Sheikh Raed Salah, the firebrand leader of an outlawed Islamist group, will serve 28 months in prison for incitement to violence, an Israeli court said Thursday, rejecting an appeal against his conviction.
Salah, the leader of the Northern Branch of the Islamic Movement, was convicted by the Haifa Magistrate’s Court in November of incitement to terror and membership in an outlawed organization, after he spoke out in support of a terror attack on Jerusalem’s Temple Mount that left two police officers dead and inflamed regional tensions.
The Haifa District Court upheld the conviction and a 28-month sentence, but ruled that Salah would not need to report to prison until August 4 so that he can celebrate the Muslim Eid al-Adha holiday, which ends a day earlier.
Salah, a former mayor of Umm al-Fahm who has become a cause celebre in some pro-Palestinian circles, has served several stints in prison for incitement or support for terror.
According to the the verdict, Salah, 61, gave a sermon on July 21, 2017, in which he praised “martyrs of Al-Aqsa,” and those “guarding” the flashpoint compound, home to the Dome of the Rock and the Al-Aqsa Mosque.
“For eight days they have not stopped [saying] over and over ‘In blood and spirit we will liberate Al-Aqsa. Have not stopped confronting the Israeli occupation, confronting the guns of the Israeli occupation, unafraid of the batons of the Israeli occupation and not afraid to be injured, wounded, arrested, not afraid of anything but Allah,” he said, according to the charge sheet.
The sermon came a week after three men from Umm al-Fahm carried out a shooting attack at the entrance to the Temple Mount, killing two policemen. In the wake of the attack, Israel first shut the compound, and then installed metal detectors at the site, a move that led Palestinians to hold massive protests outside, ratcheting up already high tensions.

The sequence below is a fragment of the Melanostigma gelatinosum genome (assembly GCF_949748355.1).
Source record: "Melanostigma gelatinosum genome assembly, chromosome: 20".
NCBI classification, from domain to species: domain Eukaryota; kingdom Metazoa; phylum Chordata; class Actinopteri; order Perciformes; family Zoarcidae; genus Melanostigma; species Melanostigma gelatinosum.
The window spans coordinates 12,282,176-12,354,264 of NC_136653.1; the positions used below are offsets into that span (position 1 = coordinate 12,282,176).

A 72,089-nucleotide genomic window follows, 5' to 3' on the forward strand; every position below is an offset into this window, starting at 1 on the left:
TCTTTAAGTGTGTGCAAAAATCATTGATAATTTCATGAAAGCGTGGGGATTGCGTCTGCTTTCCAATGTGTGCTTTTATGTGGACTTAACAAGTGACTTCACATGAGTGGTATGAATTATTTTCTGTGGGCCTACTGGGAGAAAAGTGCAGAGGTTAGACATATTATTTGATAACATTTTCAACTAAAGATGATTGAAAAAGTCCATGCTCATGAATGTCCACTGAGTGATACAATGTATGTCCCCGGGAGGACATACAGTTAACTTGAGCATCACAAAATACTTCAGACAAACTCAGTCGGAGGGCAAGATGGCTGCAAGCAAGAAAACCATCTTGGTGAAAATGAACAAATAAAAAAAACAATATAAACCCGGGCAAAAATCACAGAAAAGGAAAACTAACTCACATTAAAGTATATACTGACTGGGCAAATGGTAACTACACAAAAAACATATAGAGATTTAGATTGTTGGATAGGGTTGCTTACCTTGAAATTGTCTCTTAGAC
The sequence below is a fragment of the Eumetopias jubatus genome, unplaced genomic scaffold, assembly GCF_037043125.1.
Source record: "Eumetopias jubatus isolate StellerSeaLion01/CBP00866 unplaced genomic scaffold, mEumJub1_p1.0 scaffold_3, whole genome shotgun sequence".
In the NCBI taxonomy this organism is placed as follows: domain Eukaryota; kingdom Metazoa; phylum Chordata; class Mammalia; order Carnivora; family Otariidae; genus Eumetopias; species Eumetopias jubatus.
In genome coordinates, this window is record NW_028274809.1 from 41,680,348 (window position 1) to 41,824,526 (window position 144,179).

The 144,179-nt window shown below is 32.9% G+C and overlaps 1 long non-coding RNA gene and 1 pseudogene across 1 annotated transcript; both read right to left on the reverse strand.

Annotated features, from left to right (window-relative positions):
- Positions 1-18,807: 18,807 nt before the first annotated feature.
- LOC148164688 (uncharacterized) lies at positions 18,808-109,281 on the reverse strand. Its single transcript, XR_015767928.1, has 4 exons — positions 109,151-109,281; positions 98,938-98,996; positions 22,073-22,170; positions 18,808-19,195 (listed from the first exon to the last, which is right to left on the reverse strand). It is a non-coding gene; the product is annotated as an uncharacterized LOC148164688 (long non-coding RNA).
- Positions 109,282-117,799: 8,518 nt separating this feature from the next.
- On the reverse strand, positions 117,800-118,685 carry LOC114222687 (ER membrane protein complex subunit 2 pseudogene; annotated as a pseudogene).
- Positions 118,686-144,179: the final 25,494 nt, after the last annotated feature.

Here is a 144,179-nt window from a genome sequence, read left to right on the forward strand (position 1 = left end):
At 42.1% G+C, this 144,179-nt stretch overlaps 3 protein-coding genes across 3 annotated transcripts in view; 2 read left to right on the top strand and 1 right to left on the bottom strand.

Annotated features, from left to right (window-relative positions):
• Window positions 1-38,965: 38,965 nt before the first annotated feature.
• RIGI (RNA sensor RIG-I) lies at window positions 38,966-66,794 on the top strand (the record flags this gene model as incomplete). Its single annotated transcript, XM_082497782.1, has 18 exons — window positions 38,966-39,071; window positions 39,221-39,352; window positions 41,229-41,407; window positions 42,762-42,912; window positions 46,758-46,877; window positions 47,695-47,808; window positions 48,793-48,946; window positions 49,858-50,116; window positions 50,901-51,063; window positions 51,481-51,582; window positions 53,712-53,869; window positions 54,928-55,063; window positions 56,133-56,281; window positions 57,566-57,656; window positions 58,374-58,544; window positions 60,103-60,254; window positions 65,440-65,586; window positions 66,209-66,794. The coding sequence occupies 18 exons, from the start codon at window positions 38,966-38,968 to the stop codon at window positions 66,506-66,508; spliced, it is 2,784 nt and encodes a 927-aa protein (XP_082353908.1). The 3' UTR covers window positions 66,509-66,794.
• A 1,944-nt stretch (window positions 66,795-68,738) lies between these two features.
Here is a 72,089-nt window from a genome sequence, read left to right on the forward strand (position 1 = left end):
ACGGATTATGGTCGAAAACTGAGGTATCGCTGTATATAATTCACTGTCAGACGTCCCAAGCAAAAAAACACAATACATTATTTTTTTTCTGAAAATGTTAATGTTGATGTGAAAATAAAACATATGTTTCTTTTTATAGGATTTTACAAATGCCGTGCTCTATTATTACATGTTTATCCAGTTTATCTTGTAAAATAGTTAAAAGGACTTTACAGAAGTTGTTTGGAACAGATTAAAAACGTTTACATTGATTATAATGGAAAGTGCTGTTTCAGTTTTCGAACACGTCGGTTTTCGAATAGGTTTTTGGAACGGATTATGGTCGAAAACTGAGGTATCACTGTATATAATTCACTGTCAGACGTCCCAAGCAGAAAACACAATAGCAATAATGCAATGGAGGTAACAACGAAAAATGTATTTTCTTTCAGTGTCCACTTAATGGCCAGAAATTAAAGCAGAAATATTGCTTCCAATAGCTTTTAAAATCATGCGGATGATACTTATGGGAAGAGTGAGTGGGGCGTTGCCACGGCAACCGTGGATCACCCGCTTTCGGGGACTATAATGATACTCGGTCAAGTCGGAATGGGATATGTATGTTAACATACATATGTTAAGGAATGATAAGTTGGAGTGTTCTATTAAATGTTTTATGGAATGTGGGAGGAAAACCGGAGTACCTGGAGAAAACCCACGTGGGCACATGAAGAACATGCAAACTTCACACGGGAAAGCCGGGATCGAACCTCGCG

Salah gave a similar speech at a symbolic funeral for the three gunmen in Umm al Fahm, and a would-be stabber from the city who was arrested in Tel Aviv days later indicated he had been inspired by Salah’s words, according to the conviction.
Salah had argued in his defense that his views were religious opinions rooted in the Quran and did not constitute a direct call to violence.
“It’s all lies,” he said after his original sentencing, according to the Haaretz daily. “Everything that was said [by the court] was far from the truth. I don’t know where they got this stuff that was attributed to me. It looks like someone wrote lies about me and the court presented them as facts.”
The judges in the appeal also rejected Salah’s contention that the attack was not terror, calling the claim “outrageous,” and noting that his use of the word “martyr,” or shahid, supported the contention that it was terror.
They also rejected the idea that the conviction impinged on free speech, saying that it did not extend to support for acts of violence, especially for a community leader.
“The leader knows that the public looks to him and learns from his words, as well as his silence, on supporting criminal acts. And so he bears responsibility,” they wrote in the verdict.
A contention that Salah’s Northern Branch organization should not be outlawed was rejected by the court as outside its purview.
Israel banned the Northern Branch of the Islamic Movement on November 17, 2015, charging the hard-line offshoot organization had links to terrorist groups and had helped incite a wave of stabbing attacks and car-rammings that was taking place at the time.
The group rejects the Oslo peace accords between Israel and the Palestinians and boycotts national elections on the grounds that they give legitimacy to the institutions of the Jewish state.
There was no immediate comment from Salah. In May 2016, as he began his last term in prison for similar offenses, he told hundreds of well-wishers that he was “honored to go to prison for the sake of Al-Aqsa.”